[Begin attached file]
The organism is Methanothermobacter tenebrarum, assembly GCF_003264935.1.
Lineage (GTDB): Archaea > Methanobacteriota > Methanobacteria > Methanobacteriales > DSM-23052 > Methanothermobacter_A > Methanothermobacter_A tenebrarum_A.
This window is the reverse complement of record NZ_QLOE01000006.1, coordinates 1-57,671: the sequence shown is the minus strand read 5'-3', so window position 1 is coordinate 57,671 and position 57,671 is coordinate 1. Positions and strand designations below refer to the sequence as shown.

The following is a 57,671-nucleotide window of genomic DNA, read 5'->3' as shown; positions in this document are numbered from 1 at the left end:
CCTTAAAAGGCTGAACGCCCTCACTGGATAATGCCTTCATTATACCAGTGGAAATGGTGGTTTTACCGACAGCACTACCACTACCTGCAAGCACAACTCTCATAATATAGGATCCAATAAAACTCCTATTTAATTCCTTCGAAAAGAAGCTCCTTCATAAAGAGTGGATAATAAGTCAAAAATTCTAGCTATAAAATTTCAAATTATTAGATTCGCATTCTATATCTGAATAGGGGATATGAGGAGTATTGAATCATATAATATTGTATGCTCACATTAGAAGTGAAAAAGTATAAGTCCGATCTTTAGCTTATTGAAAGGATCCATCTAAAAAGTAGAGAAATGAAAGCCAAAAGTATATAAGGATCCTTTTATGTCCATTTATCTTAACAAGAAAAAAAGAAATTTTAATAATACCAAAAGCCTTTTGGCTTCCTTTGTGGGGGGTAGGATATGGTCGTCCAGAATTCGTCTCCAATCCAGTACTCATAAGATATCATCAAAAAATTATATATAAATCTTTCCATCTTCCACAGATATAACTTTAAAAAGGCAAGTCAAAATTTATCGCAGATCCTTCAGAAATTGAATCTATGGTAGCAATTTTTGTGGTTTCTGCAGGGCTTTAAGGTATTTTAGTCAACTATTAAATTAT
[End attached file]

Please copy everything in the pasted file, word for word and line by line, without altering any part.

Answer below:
The organism is Methanothermobacter tenebrarum, assembly GCF_003264935.1.
Lineage (GTDB): Archaea > Methanobacteriota > Methanobacteria > Methanobacteriales > DSM-23052 > Methanothermobacter_A > Methanothermobacter_A tenebrarum_A.
This window is the reverse complement of record NZ_QLOE01000006.1, coordinates 1-57,671: the sequence shown is the minus strand read 5'-3', so window position 1 is coordinate 57,671 and position 57,671 is coordinate 1. Positions and strand designations below refer to the sequence as shown.

The following is a 57,671-nucleotide window of genomic DNA, read 5'->3' as shown; positions in this document are numbered from 1 at the left end:
CCTTAAAAGGCTGAACGCCCTCACTGGATAATGCCTTCATTATACCAGTGGAAATGGTGGTTTTACCGACAGCACTACCACTACCTGCAAGCACAACTCTCATAATATAGGATCCAATAAAACTCCTATTTAATTCCTTCGAAAAGAAGCTCCTTCATAAAGAGTGGATAATAAGTCAAAAATTCTAGCTATAAAATTTCAAATTATTAGATTCGCATTCTATATCTGAATAGGGGATATGAGGAGTATTGAATCATATAATATTGTATGCTCACATTAGAAGTGAAAAAGTATAAGTCCGATCTTTAGCTTATTGAAAGGATCCATCTAAAAAGTAGAGAAATGAAAGCCAAAAGTATATAAGGATCCTTTTATGTCCATTTATCTTAACAAGAAAAAAAGAAATTTTAATAATACCAAAAGCCTTTTGGCTTCCTTTGTGGGGGGTAGGATATGGTCGTCCAGAATTCGTCTCCAATCCAGTACTCATAAGATATCATCAAAAAATTATATATAAATCTTTCCATCTTCCACAGATATAACTTTAAAAAGGCAAGTCAAAATTTATCGCAGATCCTTCAGAAATTGAATCTATGGTAGCAATTTTTGTGGTTTCTGCAGGGCTTTAAGGTATTTTAGTCAACTATTAAATTAT